By John Thomason
By Benjy Caplan
By Artburst Miami
By Carlos Suarez De Jesus
By Daniel Reskin
The Bartered Bride
You probably haven't seen The Bartered Bride before, and you probably shouldn't let this opportunity slip by. Bedrich Smetana is an overlooked but wonderful composer whose music swoops and soars like the winds blowing off the Sudetes Mountains near his hometown of Litomysl, in the Czech Republic. The plot of The Bartered Bride is the silliest kind of farce (its choicest gag involves a dancing circus bear on a rampage), but the music is lush and lovely. Also, the young pupils of the New World School of the Arts have a preternatural maturity for pulling off tough productions. (Their Magic Flute a few years ago was better than that of some pro companies.) To see them in action is to feel suddenly hopeful about the future of opera.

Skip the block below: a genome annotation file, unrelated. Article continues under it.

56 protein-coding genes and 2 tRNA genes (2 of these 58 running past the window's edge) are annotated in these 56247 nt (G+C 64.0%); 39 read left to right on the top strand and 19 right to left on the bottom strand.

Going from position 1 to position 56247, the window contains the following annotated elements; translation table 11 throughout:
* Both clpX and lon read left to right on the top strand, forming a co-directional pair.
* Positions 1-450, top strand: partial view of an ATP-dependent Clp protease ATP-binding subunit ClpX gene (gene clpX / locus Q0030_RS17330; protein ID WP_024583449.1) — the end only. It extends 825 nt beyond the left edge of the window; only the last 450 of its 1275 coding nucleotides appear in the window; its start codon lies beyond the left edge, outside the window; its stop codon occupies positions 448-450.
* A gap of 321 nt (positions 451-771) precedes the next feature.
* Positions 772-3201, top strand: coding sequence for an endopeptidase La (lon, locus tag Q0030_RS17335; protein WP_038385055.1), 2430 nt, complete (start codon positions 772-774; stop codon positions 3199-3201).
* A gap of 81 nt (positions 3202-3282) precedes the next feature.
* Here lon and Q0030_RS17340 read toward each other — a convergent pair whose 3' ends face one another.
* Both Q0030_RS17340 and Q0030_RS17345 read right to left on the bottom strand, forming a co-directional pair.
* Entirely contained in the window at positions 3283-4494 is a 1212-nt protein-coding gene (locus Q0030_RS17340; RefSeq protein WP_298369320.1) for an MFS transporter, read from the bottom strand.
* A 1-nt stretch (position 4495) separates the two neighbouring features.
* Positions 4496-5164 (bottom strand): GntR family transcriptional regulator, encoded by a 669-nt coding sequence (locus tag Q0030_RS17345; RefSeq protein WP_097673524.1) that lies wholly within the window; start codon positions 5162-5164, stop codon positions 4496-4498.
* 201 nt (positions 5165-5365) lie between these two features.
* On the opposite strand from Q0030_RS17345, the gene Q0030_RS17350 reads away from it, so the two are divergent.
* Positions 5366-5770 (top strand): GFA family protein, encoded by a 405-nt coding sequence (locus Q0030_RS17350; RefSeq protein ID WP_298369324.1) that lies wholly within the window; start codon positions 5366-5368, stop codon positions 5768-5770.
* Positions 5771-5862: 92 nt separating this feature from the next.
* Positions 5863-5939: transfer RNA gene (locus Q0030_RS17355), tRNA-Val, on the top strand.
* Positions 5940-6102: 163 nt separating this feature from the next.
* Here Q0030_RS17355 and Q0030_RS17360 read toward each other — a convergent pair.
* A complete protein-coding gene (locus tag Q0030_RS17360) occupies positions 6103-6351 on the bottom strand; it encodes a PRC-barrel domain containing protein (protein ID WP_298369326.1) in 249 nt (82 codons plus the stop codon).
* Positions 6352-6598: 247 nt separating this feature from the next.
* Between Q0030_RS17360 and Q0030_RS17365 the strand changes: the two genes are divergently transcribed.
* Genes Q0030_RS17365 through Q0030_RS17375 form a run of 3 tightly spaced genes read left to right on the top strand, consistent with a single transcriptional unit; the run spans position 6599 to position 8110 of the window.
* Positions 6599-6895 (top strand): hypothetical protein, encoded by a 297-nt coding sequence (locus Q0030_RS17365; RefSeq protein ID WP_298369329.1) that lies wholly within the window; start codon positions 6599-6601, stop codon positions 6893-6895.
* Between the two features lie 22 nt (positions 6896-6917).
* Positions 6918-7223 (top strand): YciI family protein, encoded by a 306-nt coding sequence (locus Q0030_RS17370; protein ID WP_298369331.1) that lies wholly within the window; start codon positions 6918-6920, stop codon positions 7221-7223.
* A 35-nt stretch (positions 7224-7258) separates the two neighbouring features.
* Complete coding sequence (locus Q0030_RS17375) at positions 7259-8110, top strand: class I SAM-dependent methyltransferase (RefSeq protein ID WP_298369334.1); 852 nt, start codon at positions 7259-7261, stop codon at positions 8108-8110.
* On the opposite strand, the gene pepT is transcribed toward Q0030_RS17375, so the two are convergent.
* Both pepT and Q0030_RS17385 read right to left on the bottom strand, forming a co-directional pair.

A slapstick spoof of a propaganda film that's slapstick to begin with — albeit unintentionally — Reefer Madness is a tricky little play. It's also a very good one. Writers' Studney and Murphy's best idea was to allow their funny little musical to remain as scary to modern audiences as Reefer Madness must have seemed to the gullible, back in the day. Songs parodying 1930s credulousness and conservatism give way to scenes of hypnotically troubling imagery — dismembered limbs, abandoned babies singing for their mothers, and the rape of teenagers being some of the noteworthy motifs. Rising Action could have mixed its sound a little better, and some of the singers could benefit from more training, but Reefer Madness remains an evening of good, weird fun.
Dances at a Gathering and Who Cares?
Dances at a Gathering and Who Cares? certainly aren't daring choices for the Miami City Ballet, but they are inspired. Dances, choreographed by Jerome Robbins of the New York City Ballet in 1969, was Robbins's second ballet set to the music of Chopin, and has lately enjoyed quite a revival. In the past two years, it has been rediscovered in New York, Paris, Copenhagen, and Japan, allowing unprecedented large audiences to experience the intersection of Robbins's smooth, romantic vision with Chopin's bottomlessly nuanced melodies. Then, for a lighter counterpoint, witness Balanchine's vision of frisky Gershwin warhorses "Strike Up the Band," "Who Cares," "'S Wonderful," and "I Got Rhythm."